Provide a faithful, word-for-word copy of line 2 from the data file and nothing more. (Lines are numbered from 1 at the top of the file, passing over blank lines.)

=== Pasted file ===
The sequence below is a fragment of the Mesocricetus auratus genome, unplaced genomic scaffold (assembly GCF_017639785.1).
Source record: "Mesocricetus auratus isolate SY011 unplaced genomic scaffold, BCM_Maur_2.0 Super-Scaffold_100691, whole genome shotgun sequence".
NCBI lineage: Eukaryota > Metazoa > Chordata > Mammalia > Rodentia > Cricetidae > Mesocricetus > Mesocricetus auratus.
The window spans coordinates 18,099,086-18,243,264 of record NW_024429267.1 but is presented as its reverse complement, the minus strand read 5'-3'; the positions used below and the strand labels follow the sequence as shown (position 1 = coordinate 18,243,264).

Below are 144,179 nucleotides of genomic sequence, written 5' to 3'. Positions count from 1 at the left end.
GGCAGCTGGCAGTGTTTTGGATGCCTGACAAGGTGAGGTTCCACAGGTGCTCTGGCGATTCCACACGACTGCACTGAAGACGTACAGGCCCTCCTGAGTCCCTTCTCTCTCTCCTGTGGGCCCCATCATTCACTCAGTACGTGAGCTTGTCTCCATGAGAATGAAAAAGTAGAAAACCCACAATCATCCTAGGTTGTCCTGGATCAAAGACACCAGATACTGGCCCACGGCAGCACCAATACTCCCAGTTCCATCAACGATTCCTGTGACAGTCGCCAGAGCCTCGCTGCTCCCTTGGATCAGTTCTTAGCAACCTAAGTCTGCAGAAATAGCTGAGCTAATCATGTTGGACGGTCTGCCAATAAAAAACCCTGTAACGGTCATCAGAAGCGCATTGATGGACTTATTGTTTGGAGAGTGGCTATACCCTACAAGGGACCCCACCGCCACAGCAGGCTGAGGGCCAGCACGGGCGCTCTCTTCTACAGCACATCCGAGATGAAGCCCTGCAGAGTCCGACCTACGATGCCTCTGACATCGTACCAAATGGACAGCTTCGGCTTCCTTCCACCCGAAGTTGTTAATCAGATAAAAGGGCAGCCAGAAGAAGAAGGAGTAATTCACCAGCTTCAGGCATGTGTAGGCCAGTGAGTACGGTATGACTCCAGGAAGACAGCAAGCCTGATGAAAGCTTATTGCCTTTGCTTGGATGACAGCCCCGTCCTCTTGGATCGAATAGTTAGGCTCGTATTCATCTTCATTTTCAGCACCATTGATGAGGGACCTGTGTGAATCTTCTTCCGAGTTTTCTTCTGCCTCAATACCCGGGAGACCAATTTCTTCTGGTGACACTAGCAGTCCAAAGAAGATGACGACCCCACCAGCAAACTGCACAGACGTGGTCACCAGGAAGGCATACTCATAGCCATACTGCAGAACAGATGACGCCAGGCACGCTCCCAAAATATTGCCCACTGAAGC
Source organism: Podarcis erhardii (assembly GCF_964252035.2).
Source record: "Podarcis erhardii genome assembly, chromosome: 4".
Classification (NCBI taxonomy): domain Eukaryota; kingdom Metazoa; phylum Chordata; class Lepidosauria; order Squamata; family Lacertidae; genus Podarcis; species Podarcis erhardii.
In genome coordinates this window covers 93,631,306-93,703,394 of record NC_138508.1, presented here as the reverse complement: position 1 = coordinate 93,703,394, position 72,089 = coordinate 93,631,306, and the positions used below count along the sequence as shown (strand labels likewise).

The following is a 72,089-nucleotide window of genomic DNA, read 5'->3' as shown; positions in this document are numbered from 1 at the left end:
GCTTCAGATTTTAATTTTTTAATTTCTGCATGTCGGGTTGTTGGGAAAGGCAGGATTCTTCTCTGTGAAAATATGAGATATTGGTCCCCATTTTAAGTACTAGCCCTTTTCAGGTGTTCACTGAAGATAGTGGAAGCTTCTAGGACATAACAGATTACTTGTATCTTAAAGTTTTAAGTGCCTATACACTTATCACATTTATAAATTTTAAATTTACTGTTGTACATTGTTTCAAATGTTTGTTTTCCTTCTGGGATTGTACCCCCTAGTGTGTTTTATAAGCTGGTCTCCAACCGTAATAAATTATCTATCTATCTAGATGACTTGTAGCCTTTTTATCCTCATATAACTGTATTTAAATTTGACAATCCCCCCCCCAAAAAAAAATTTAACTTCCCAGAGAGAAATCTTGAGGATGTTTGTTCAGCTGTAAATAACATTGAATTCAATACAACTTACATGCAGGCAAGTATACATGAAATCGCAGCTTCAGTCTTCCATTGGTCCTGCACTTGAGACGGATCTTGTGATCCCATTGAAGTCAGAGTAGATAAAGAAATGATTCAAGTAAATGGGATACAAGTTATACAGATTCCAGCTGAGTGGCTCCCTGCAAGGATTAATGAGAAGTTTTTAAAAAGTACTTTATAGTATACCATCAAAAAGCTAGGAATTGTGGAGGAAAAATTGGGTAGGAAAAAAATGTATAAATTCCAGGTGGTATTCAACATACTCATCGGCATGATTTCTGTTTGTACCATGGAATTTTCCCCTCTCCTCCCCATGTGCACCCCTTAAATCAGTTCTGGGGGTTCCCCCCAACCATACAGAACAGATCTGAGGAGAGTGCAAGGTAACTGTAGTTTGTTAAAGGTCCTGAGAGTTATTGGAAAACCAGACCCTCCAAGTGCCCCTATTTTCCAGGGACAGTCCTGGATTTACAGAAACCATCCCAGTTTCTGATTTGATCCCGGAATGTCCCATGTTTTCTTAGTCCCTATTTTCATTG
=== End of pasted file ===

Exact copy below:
Source record: "Mesocricetus auratus isolate SY011 unplaced genomic scaffold, BCM_Maur_2.0 Super-Scaffold_100691, whole genome shotgun sequence".